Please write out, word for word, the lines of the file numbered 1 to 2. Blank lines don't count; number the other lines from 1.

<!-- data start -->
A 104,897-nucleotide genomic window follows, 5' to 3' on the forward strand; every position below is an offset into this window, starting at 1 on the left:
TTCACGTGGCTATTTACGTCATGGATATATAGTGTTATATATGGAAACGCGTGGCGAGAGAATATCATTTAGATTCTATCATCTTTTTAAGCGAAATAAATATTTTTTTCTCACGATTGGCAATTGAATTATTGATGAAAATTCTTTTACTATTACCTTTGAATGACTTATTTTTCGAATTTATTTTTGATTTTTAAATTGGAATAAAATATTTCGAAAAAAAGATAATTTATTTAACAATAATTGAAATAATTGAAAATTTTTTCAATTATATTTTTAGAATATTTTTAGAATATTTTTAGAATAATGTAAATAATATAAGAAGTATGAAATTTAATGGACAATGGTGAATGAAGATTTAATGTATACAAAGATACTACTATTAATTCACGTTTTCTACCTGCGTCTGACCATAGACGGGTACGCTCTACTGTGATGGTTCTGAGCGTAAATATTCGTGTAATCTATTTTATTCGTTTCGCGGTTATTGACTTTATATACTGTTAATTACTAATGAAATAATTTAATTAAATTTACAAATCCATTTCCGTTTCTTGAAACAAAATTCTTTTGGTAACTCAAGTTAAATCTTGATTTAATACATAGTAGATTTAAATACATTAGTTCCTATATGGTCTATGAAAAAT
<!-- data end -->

A 104,897-nucleotide genomic window follows, 5' to 3' on the forward strand; every position below is an offset into this window, starting at 1 on the left:
TTCACGTGGCTATTTACGTCATGGATATATAGTGTTATATATGGAAACGCGTGGCGAGAGAATATCATTTAGATTCTATCATCTTTTTAAGCGAAATAAATATTTTTTTCTCACGATTGGCAATTGAATTATTGATGAAAATTCTTTTACTATTACCTTTGAATGACTTATTTTTCGAATTTATTTTTGATTTTTAAATTGGAATAAAATATTTCGAAAAAAAGATAATTTATTTAACAATAATTGAAATAATTGAAAATTTTTTCAATTATATTTTTAGAATATTTTTAGAATATTTTTAGAATAATGTAAATAATATAAGAAGTATGAAATTTAATGGACAATGGTGAATGAAGATTTAATGTATACAAAGATACTACTATTAATTCACGTTTTCTACCTGCGTCTGACCATAGACGGGTACGCTCTACTGTGATGGTTCTGAGCGTAAATATTCGTGTAATCTATTTTATTCGTTTCGCGGTTATTGACTTTATATACTGTTAATTACTAATGAAATAATTTAATTAAATTTACAAATCCATTTCCGTTTCTTGAAACAAAATTCTTTTGGTAACTCAAGTTAAATCTTGATTTAATACATAGTAGATTTAAATACATTAGTTCCTATATGGTCTATGAAAAAT